Reading classics can be a morale booster
Perhaps the human brain is the most complex thing one can think of on this planet. Therefore, understanding it too becomes as difficult. We know very little of its working. How to keep it in “high gear” by rescuing it from the lows it goes into quite often can’t be in everybody’s easy grasp.
Our brain, being the master controller of everything that we do, keeps our morale and mood high or low depending on the circumstances we are placed into. But there are always ways on how to keep it in good humour during stressful times.
Researchers at the University of Liverpool have found that serious literature catches the readers’ attention and triggers moments of self-reflection that could have huge impact in keeping one in good humour. Shakespeare and Wordsworth find special mention as “tools of therapy” in moral boosting and keeping one’s hopes alive.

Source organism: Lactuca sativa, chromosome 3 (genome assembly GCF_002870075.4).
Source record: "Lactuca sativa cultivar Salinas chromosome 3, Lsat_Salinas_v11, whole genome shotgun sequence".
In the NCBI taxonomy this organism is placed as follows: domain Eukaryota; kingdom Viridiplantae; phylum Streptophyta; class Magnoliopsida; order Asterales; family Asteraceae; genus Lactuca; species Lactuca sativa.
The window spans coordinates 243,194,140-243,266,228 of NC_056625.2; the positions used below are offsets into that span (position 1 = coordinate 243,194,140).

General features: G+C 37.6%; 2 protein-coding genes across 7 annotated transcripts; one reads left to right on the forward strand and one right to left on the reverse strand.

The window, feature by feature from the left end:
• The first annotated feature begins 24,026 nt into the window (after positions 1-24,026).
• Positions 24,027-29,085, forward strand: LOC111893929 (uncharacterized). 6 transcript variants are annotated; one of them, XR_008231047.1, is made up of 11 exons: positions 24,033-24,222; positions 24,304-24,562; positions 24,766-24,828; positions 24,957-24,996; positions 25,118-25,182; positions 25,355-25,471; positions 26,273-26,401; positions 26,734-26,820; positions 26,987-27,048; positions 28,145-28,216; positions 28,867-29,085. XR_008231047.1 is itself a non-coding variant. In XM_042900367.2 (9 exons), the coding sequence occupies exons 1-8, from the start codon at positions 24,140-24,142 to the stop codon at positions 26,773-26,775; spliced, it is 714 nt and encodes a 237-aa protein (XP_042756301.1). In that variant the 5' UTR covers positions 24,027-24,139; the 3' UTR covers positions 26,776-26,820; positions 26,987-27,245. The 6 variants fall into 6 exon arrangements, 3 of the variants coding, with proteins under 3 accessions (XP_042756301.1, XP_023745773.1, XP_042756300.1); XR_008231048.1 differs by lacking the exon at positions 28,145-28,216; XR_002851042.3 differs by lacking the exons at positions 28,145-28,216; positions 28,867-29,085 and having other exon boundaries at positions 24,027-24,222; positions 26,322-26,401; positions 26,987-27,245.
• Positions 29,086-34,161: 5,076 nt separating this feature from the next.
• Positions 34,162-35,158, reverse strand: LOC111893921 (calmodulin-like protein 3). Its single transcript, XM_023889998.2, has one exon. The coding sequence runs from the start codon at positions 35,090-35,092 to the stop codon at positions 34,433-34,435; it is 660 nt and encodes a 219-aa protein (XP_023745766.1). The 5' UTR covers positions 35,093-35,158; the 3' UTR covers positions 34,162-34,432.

What the researches did was that they monitored the brain activities of those put to read serious literature both in their original form as well as in easier and modern translation. The result: The more challenging original books “set the brain into more electrical activity than the pedestrian versions”. And more electrical activity meant greater uplift of the readers’ mood.
Exposure to English classic works meant that the readers were able to shift their brains to a higher gear and they showed greater interest for more, very cheerfully. That means that reading habits, of good books, should be cultivated in order to keep a cheerful attitude even through challenging times. Such books build up one’s positive attitude towards life— much needed for a happy and contented life.
Perhaps it was in this context that poet Sherman Alexie said, “If one reads enough books, one has a fighting chance. Or better, one’s chance of survival increases with each book one reads.”
And, who said it, never trust a man who does not read books!